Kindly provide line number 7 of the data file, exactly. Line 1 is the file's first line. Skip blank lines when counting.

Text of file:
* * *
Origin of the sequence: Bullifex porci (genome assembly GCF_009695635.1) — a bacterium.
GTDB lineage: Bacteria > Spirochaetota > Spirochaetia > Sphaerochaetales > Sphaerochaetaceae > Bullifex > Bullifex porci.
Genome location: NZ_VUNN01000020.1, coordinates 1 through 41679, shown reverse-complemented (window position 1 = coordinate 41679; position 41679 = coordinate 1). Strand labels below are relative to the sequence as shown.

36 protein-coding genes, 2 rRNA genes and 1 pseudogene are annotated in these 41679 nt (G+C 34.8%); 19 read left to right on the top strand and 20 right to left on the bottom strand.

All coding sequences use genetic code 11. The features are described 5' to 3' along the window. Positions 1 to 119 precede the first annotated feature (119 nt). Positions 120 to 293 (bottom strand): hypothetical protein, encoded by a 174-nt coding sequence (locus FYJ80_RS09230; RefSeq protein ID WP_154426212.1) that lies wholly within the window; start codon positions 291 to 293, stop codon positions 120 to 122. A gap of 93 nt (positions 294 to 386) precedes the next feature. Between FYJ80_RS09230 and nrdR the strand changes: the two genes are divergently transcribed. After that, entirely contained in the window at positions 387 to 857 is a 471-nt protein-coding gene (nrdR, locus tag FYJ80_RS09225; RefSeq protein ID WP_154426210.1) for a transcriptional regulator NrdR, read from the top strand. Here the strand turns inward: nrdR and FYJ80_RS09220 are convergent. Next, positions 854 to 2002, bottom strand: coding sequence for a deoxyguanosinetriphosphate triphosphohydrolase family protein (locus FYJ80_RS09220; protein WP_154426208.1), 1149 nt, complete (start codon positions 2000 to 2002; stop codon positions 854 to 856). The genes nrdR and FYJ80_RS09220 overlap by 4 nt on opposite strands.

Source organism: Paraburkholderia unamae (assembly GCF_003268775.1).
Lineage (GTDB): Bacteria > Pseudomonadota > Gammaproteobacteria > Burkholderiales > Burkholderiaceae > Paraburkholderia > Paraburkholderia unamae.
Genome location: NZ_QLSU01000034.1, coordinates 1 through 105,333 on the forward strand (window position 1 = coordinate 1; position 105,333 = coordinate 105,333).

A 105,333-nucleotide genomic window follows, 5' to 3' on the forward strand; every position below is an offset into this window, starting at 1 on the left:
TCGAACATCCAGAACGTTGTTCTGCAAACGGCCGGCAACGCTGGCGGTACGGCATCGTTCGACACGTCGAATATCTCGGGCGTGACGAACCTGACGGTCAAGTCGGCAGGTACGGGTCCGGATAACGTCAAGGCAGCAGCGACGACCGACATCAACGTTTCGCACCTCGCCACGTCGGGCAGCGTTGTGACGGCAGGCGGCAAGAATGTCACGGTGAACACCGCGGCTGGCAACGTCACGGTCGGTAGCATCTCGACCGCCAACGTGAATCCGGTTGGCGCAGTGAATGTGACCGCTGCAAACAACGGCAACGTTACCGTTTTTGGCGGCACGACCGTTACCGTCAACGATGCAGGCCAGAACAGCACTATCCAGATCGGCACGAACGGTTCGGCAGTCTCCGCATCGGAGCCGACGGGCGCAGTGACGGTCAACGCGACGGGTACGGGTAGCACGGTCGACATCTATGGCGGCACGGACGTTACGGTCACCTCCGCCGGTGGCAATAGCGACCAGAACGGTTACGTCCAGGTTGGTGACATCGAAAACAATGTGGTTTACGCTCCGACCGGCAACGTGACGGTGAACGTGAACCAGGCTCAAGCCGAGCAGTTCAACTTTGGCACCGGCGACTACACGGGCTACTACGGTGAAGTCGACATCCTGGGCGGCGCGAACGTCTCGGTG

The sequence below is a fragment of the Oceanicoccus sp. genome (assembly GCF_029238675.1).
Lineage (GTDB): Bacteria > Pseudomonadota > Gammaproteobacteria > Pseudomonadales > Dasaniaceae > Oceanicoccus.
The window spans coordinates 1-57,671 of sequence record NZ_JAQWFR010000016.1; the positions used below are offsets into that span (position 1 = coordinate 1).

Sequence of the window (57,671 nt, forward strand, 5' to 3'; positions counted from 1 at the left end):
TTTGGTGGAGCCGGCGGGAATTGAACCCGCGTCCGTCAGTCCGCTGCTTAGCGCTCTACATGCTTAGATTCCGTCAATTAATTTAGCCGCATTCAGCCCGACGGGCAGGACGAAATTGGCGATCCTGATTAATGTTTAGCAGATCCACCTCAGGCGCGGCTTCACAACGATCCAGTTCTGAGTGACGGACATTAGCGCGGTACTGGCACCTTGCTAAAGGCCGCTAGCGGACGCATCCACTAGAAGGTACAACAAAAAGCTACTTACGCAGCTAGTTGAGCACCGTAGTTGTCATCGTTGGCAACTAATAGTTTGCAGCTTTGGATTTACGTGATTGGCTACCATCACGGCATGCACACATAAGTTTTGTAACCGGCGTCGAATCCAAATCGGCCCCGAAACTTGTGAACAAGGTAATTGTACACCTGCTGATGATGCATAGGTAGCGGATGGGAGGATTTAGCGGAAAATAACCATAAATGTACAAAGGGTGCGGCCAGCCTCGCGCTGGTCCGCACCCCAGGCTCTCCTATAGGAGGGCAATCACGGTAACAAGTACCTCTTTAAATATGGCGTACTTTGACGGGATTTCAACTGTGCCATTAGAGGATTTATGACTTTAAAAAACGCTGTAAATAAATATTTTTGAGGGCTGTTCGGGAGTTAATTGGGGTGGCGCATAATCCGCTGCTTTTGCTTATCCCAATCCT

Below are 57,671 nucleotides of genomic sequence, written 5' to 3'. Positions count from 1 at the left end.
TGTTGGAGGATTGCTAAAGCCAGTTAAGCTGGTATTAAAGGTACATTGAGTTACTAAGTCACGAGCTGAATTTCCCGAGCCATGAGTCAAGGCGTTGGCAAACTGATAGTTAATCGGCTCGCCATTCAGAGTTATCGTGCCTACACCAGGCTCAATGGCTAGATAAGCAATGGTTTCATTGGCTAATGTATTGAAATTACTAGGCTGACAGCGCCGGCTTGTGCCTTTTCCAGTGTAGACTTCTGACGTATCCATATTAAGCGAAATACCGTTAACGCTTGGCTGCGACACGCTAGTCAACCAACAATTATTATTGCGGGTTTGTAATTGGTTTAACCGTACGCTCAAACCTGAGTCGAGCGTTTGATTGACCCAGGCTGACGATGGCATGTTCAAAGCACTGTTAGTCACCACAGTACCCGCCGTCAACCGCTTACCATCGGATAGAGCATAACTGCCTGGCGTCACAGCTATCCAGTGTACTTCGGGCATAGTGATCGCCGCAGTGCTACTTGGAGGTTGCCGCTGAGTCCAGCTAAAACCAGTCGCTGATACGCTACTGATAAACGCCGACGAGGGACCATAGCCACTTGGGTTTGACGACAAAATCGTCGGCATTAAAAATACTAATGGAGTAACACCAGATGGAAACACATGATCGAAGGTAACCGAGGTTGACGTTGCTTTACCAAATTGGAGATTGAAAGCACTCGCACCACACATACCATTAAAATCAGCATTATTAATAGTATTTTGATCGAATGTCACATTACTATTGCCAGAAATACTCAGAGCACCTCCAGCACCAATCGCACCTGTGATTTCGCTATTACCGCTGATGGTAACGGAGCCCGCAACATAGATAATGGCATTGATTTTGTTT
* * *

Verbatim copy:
Lineage (GTDB): Bacteria > Pseudomonadota > Gammaproteobacteria > Burkholderiales > Burkholderiaceae > Paraburkholderia > Paraburkholderia unamae.